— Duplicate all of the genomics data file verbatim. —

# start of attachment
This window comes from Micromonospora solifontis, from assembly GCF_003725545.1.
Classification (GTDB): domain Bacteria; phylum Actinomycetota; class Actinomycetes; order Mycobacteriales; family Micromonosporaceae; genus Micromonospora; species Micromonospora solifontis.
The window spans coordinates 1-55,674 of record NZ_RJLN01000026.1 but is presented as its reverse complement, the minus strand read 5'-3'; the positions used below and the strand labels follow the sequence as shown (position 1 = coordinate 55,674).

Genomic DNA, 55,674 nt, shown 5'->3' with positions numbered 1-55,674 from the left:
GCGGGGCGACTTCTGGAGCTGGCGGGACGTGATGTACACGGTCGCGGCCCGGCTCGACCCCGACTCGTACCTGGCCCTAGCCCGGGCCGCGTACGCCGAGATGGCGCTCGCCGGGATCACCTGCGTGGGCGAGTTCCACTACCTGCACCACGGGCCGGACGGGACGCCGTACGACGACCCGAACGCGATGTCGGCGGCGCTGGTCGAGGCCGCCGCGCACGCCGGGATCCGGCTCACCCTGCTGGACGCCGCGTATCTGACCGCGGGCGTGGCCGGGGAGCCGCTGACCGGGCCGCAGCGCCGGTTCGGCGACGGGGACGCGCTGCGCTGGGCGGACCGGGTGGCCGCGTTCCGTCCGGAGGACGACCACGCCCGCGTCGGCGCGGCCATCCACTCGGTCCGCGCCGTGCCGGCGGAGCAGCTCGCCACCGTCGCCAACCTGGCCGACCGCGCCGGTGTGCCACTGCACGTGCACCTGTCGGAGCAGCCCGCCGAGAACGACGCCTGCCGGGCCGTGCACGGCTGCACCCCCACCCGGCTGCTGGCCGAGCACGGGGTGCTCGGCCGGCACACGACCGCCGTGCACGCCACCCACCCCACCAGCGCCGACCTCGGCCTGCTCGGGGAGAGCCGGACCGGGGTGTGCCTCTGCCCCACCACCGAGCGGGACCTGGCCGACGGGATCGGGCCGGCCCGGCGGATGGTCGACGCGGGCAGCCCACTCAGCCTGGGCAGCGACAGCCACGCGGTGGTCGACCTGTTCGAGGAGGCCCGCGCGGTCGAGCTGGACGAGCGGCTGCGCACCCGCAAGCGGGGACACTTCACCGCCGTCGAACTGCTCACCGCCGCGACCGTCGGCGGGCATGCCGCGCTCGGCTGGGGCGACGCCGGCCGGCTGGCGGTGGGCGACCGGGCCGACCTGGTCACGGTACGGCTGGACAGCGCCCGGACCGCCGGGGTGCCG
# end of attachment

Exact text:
This window comes from Micromonospora solifontis, from assembly GCF_003725545.1.
Classification (GTDB): domain Bacteria; phylum Actinomycetota; class Actinomycetes; order Mycobacteriales; family Micromonosporaceae; genus Micromonospora; species Micromonospora solifontis.
The window spans coordinates 1-55,674 of record NZ_RJLN01000026.1 but is presented as its reverse complement, the minus strand read 5'-3'; the positions used below and the strand labels follow the sequence as shown (position 1 = coordinate 55,674).

Genomic DNA, 55,674 nt, shown 5'->3' with positions numbered 1-55,674 from the left:
GCGGGGCGACTTCTGGAGCTGGCGGGACGTGATGTACACGGTCGCGGCCCGGCTCGACCCCGACTCGTACCTGGCCCTAGCCCGGGCCGCGTACGCCGAGATGGCGCTCGCCGGGATCACCTGCGTGGGCGAGTTCCACTACCTGCACCACGGGCCGGACGGGACGCCGTACGACGACCCGAACGCGATGTCGGCGGCGCTGGTCGAGGCCGCCGCGCACGCCGGGATCCGGCTCACCCTGCTGGACGCCGCGTATCTGACCGCGGGCGTGGCCGGGGAGCCGCTGACCGGGCCGCAGCGCCGGTTCGGCGACGGGGACGCGCTGCGCTGGGCGGACCGGGTGGCCGCGTTCCGTCCGGAGGACGACCACGCCCGCGTCGGCGCGGCCATCCACTCGGTCCGCGCCGTGCCGGCGGAGCAGCTCGCCACCGTCGCCAACCTGGCCGACCGCGCCGGTGTGCCACTGCACGTGCACCTGTCGGAGCAGCCCGCCGAGAACGACGCCTGCCGGGCCGTGCACGGCTGCACCCCCACCCGGCTGCTGGCCGAGCACGGGGTGCTCGGCCGGCACACGACCGCCGTGCACGCCACCCACCCCACCAGCGCCGACCTCGGCCTGCTCGGGGAGAGCCGGACCGGGGTGTGCCTCTGCCCCACCACCGAGCGGGACCTGGCCGACGGGATCGGGCCGGCCCGGCGGATGGTCGACGCGGGCAGCCCACTCAGCCTGGGCAGCGACAGCCACGCGGTGGTCGACCTGTTCGAGGAGGCCCGCGCGGTCGAGCTGGACGAGCGGCTGCGCACCCGCAAGCGGGGACACTTCACCGCCGTCGAACTGCTCACCGCCGCGACCGTCGGCGGGCATGCCGCGCTCGGCTGGGGCGACGCCGGCCGGCTGGCGGTGGGCGACCGGGCCGACCTGGTCACGGTACGGCTGGACAGCGCCCGGACCGCCGGGGTGCCG